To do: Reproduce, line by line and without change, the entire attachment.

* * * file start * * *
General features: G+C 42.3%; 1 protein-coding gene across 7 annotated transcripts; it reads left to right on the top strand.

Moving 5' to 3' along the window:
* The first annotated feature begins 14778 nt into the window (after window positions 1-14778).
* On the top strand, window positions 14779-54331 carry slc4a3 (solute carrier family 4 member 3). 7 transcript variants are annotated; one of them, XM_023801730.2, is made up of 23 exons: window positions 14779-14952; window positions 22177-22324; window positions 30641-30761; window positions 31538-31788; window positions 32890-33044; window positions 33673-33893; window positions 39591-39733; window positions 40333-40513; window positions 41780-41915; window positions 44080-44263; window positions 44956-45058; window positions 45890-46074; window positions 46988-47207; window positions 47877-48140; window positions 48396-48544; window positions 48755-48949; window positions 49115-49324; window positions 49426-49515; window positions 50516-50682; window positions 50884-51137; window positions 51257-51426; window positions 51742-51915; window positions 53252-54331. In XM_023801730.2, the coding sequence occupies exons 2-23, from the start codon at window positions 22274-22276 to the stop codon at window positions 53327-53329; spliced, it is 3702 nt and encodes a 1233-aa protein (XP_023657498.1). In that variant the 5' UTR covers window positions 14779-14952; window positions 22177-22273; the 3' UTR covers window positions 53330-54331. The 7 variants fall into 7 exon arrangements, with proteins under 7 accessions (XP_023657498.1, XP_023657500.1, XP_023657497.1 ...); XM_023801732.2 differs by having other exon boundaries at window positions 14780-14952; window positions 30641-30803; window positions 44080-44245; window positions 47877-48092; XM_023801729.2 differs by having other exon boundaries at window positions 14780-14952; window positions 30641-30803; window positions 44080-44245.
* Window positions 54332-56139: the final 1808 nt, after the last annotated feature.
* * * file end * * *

General features: G+C 42.3%; 1 protein-coding gene across 7 annotated transcripts; it reads left to right on the top strand.

Moving 5' to 3' along the window:
* The first annotated feature begins 14778 nt into the window (after window positions 1-14778).
* On the top strand, window positions 14779-54331 carry slc4a3 (solute carrier family 4 member 3). 7 transcript variants are annotated; one of them, XM_023801730.2, is made up of 23 exons: window positions 14779-14952; window positions 22177-22324; window positions 30641-30761; window positions 31538-31788; window positions 32890-33044; window positions 33673-33893; window positions 39591-39733; window positions 40333-40513; window positions 41780-41915; window positions 44080-44263; window positions 44956-45058; window positions 45890-46074; window positions 46988-47207; window positions 47877-48140; window positions 48396-48544; window positions 48755-48949; window positions 49115-49324; window positions 49426-49515; window positions 50516-50682; window positions 50884-51137; window positions 51257-51426; window positions 51742-51915; window positions 53252-54331. In XM_023801730.2, the coding sequence occupies exons 2-23, from the start codon at window positions 22274-22276 to the stop codon at window positions 53327-53329; spliced, it is 3702 nt and encodes a 1233-aa protein (XP_023657498.1). In that variant the 5' UTR covers window positions 14779-14952; window positions 22177-22273; the 3' UTR covers window positions 53330-54331. The 7 variants fall into 7 exon arrangements, with proteins under 7 accessions (XP_023657498.1, XP_023657500.1, XP_023657497.1 ...); XM_023801732.2 differs by having other exon boundaries at window positions 14780-14952; window positions 30641-30803; window positions 44080-44245; window positions 47877-48092; XM_023801729.2 differs by having other exon boundaries at window positions 14780-14952; window positions 30641-30803; window positions 44080-44245.
* Window positions 54332-56139: the final 1808 nt, after the last annotated feature.